Breaking News
More () »

First SC death reported from MIS-C, childhood illness related to COVID-19

Health officials say we could see more cases of MIS-C as the number of COVID infections remains high.

COLUMBIA, S.C. — South Carolina health officials are reporting the first teen death from MIS-C, a coronavirus-related condition that primarily affects children.

Officials with DHEC said Friday that a 17-year-old in the Upstate region died from MIS-C, or Multisystem Inflammatory Syndrome,  on January 27. DHEC said they will not released further information about the person to protect the privacy of the child and the family.

“It’s heartbreaking to have to report the death of such a young person. Our condolences go out to the family and to the many families that have suffered loss related to COVID-19,” said Dr. Linda Bell, State Epidemiologist.

DHEC says at least 42 cases of MIS-C have been reported among children in South Carolina. MIS-C is a rare health condition that occurs in some children and teenagers who have contracted COVID-19 or been in contact with someone infected with the virus.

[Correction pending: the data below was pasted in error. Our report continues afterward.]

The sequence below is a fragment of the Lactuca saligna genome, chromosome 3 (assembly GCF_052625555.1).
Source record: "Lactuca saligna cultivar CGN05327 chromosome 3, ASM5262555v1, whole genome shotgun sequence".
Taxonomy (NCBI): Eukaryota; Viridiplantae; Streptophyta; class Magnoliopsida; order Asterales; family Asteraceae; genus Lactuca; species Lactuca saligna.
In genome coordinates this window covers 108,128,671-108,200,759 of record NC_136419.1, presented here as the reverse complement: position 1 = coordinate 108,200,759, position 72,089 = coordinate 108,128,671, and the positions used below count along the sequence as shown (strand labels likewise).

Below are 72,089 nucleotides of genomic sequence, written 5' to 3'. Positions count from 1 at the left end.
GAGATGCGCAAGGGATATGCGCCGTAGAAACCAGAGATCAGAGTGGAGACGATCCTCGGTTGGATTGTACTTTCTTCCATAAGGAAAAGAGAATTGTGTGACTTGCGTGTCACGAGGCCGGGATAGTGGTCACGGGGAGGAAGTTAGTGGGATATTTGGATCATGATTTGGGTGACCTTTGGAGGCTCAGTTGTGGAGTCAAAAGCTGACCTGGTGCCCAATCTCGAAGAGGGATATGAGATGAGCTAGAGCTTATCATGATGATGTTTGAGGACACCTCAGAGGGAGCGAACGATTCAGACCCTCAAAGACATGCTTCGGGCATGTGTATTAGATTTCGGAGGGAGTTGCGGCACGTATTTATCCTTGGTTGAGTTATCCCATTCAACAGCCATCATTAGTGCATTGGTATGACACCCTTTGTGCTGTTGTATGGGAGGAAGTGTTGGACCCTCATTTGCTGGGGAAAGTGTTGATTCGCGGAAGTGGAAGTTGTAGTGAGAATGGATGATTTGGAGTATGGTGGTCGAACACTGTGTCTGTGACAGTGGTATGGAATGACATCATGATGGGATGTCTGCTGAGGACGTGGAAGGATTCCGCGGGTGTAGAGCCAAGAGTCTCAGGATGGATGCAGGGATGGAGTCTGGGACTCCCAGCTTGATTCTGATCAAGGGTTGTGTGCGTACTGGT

Back on July 12, South Carolina announced its first confirmed cases of MIS-C associated with COVID-19. MIS-C is a reportable condition to DHEC. Symptoms of MIS-C include fever, abdominal pain, vomiting, diarrhea, neck pain, rash, bloodshot eyes, and feeling tired. The vast majority of children with MIS-C recover.

DHEC says a surge in coronavirus cases across the state has led to record numbers of infections, hospitalizations and deaths. They add while they don't fully know the connection between the virus and MIS-C, a surge in COVID-19 cases could lead to more MIS-C cases.

“With the number of cases of COVID-19 we’re seeing in our state, we must be prepared for the unfortunate possibility of more children being affected by MIS-C,” said Dr. Brannon Traxler, DHEC Interim Public Health Director. “We continue to remind South Carolinians that COVID-19 is spreading in our communities at a high rate and it is vital that we all take the steps we know to protect us all from this deadly disease: wear a mask, stay six feet away from others, wash your hands frequently, and avoid crowds. And when your time comes, get vaccinated.”

“These simple actions are how we protect ourselves and others, including our children,” Traxler said.

Important Information for Parents and Caregivers 

DHEC recommends parents and caregivers learn and watch for the signs for MIS-C in their children. Emergency warning signs of MIS-C include trouble breathing, chest pain or pressure that does not go away, confusion, inability to wake or stay awake, bluish lips or face, and severe stomach pain. For more information about MIS-C, click here. 


Before You Leave, Check This Out